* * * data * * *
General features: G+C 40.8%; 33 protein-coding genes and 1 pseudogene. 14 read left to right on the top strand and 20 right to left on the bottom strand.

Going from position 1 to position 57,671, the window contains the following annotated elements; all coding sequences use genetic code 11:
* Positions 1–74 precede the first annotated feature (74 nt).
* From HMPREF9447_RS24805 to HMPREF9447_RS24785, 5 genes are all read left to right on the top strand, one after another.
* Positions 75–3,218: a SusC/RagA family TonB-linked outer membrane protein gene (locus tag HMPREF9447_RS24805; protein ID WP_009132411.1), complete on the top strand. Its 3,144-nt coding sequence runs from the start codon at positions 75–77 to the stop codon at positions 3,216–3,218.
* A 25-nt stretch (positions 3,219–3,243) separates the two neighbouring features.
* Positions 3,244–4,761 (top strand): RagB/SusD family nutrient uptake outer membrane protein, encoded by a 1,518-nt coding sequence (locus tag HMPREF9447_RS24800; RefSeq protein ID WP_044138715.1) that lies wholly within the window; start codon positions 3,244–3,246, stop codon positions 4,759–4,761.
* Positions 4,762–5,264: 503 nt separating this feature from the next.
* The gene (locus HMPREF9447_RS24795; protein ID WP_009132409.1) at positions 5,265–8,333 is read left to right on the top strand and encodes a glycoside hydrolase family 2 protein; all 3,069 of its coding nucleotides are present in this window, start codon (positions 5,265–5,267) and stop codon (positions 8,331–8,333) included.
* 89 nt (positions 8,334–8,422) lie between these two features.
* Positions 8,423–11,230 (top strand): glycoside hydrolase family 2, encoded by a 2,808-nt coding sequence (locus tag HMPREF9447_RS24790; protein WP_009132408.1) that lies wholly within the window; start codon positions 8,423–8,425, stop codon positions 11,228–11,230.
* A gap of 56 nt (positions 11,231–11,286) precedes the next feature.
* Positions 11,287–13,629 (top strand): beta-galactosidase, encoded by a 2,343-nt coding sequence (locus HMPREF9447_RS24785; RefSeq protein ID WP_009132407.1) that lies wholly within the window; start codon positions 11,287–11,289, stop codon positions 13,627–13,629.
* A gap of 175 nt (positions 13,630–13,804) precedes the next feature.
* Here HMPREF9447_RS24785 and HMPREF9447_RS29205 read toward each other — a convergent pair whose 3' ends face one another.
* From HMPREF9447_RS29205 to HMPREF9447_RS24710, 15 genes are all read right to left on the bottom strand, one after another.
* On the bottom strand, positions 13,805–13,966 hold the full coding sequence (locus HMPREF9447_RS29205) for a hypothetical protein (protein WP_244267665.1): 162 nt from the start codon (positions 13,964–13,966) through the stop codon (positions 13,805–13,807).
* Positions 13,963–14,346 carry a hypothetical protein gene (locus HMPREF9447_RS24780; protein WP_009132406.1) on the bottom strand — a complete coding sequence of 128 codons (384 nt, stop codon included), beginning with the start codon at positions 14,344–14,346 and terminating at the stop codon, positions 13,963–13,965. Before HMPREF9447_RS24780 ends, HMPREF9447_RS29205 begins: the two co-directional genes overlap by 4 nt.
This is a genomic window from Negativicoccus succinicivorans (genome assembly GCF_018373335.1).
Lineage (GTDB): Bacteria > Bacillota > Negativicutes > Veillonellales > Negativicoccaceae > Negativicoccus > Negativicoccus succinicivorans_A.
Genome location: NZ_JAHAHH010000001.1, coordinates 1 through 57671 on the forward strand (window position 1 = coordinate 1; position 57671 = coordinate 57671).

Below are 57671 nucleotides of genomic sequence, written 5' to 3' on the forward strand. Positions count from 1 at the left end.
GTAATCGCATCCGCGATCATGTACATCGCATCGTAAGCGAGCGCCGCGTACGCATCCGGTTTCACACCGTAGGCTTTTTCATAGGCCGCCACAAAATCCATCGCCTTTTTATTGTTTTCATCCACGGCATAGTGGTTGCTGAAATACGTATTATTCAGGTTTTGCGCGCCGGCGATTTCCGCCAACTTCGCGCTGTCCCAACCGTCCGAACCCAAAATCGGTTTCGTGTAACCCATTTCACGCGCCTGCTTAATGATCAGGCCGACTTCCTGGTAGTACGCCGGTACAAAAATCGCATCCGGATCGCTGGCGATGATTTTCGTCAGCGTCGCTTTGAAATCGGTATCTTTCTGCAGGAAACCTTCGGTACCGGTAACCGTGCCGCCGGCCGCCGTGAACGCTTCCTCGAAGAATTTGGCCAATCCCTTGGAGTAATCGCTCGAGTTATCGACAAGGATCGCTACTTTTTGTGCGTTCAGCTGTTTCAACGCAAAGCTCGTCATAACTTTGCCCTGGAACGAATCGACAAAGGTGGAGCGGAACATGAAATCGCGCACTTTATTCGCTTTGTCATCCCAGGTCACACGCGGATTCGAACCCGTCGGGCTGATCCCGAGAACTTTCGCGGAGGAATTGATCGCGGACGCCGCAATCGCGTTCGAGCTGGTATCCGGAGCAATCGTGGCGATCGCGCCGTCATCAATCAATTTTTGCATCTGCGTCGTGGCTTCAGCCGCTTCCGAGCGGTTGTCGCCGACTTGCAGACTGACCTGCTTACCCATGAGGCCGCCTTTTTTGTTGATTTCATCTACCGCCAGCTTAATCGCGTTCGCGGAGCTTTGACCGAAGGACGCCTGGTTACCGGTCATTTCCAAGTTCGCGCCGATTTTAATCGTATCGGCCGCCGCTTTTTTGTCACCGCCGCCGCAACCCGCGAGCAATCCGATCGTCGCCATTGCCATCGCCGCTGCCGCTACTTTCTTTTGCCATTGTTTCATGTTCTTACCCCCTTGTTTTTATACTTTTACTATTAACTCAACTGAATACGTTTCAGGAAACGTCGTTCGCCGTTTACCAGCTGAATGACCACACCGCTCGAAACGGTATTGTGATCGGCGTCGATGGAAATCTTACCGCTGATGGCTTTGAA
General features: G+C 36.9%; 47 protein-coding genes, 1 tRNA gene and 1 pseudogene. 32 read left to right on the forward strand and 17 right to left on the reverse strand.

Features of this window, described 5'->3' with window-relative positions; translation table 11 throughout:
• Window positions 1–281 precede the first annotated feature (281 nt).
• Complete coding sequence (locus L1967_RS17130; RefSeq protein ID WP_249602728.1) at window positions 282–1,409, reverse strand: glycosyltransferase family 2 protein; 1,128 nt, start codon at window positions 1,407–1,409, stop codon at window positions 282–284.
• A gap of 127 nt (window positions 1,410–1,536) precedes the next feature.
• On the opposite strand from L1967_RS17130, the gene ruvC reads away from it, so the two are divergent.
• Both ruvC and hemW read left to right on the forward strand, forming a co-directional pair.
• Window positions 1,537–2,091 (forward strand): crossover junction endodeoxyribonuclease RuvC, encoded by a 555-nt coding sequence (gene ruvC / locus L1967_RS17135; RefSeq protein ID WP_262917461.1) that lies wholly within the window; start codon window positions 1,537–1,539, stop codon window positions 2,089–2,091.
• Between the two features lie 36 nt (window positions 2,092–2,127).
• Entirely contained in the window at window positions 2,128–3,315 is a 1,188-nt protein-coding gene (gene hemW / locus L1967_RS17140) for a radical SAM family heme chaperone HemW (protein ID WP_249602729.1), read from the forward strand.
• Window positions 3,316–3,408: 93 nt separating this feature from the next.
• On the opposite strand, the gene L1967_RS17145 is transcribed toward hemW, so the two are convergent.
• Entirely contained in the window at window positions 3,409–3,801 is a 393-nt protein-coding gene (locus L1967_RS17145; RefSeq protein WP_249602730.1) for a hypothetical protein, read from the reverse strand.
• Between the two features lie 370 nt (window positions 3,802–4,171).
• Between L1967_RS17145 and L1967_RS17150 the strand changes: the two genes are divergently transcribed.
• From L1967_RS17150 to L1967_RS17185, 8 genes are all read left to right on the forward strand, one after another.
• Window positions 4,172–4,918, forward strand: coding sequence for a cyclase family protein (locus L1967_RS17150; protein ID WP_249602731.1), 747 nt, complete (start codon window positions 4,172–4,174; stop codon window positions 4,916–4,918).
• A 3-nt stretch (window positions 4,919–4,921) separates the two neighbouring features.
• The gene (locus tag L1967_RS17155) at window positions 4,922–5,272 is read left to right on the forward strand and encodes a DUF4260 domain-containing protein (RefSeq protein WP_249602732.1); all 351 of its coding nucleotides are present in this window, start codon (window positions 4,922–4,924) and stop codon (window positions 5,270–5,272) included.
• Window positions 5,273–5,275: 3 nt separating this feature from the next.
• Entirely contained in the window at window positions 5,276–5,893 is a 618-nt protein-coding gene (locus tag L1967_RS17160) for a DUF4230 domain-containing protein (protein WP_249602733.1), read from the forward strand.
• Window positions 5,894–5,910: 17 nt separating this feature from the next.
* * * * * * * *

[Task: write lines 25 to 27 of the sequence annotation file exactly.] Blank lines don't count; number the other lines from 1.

Features of this window, described 5'->3' with window-relative positions; translation table 11 throughout:
• Window positions 1–281 precede the first annotated feature (281 nt).
• Complete coding sequence (locus L1967_RS17130; RefSeq protein ID WP_249602728.1) at window positions 282–1,409, reverse strand: glycosyltransferase family 2 protein; 1,128 nt, start codon at window positions 1,407–1,409, stop codon at window positions 282–284.